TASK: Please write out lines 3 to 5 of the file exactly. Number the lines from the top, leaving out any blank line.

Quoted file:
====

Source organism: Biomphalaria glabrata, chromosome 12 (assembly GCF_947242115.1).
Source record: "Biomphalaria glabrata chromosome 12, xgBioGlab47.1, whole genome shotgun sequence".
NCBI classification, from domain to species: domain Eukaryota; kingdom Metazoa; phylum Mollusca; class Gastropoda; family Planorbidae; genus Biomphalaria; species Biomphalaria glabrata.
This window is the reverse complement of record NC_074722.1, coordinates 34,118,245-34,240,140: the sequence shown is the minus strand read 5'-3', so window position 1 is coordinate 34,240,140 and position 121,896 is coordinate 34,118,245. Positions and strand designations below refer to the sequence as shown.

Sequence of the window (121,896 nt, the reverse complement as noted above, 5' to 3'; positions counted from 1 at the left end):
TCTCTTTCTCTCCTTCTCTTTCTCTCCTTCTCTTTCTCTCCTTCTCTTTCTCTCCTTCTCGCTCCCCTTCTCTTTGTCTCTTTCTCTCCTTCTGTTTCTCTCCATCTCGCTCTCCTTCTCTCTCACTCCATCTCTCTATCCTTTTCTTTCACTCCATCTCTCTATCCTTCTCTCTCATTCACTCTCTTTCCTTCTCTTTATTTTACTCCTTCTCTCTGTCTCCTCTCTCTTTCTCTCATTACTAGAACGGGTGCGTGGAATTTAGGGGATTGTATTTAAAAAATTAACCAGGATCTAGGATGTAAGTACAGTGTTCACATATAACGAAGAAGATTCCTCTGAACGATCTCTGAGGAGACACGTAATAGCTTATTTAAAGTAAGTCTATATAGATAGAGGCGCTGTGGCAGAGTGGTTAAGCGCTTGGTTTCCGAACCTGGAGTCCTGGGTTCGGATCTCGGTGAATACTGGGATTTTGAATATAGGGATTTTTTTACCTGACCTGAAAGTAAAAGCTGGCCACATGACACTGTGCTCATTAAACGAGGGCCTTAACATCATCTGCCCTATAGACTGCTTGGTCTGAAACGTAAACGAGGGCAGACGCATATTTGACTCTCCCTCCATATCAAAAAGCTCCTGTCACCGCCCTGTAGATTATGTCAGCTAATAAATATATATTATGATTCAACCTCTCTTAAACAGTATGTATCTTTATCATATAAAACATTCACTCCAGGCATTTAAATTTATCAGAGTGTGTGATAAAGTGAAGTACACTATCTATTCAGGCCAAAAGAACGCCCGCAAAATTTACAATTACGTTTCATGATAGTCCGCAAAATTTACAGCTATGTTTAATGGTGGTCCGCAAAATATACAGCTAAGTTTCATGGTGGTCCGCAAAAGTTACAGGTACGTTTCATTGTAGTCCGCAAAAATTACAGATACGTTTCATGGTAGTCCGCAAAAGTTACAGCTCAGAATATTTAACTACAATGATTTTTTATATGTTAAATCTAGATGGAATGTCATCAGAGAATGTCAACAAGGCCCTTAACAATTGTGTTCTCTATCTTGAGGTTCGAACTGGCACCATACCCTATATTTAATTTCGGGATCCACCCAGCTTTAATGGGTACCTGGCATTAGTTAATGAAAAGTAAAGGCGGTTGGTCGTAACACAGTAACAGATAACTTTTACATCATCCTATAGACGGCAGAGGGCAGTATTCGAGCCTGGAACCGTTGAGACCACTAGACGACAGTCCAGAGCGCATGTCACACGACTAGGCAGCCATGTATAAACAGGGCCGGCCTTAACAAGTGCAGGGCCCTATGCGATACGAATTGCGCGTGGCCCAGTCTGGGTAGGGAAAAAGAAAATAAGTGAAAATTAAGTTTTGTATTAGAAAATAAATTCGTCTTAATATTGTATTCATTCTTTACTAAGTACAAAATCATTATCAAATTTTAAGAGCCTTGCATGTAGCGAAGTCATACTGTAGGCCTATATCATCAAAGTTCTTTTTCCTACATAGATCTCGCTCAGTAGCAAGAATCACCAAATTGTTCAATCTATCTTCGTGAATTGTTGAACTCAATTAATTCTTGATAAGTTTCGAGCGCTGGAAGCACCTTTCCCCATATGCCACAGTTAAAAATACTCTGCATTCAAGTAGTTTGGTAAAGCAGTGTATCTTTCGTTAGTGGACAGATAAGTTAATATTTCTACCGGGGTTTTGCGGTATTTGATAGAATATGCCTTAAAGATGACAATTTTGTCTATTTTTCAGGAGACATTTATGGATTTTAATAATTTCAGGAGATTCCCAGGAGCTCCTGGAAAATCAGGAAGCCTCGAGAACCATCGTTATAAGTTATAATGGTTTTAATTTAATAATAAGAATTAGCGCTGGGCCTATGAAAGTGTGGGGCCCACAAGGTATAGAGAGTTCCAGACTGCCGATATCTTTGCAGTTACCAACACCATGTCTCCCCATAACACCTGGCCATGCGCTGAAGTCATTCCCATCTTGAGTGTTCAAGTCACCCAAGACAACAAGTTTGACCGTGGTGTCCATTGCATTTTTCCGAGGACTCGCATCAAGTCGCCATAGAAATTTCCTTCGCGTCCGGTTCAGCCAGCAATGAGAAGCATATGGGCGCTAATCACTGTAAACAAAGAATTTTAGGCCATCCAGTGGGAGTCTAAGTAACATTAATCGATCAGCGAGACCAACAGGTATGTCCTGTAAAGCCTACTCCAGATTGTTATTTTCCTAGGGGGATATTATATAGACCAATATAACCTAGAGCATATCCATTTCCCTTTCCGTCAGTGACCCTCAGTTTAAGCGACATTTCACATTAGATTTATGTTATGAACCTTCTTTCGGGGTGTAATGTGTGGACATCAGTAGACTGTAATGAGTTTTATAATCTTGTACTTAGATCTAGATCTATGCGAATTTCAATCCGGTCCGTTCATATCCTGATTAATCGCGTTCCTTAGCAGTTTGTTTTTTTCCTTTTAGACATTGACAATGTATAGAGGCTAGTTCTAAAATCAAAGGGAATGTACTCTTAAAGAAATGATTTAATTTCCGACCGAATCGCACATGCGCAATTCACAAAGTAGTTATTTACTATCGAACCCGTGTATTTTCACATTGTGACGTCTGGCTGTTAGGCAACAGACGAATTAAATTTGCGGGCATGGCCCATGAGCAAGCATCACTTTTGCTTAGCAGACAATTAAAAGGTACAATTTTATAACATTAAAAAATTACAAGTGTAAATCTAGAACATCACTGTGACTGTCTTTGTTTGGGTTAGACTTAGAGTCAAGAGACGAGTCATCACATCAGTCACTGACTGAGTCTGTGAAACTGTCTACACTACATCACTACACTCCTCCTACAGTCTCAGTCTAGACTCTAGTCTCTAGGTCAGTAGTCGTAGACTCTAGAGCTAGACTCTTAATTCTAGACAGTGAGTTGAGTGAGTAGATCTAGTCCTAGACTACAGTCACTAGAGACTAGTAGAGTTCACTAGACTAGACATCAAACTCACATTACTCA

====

NCBI classification, from domain to species: domain Eukaryota; kingdom Metazoa; phylum Mollusca; class Gastropoda; family Planorbidae; genus Biomphalaria; species Biomphalaria glabrata.
This window is the reverse complement of record NC_074722.1, coordinates 34,118,245-34,240,140: the sequence shown is the minus strand read 5'-3', so window position 1 is coordinate 34,240,140 and position 121,896 is coordinate 34,118,245. Positions and strand designations below refer to the sequence as shown.

Sequence of the window (121,896 nt, the reverse complement as noted above, 5' to 3'; positions counted from 1 at the left end):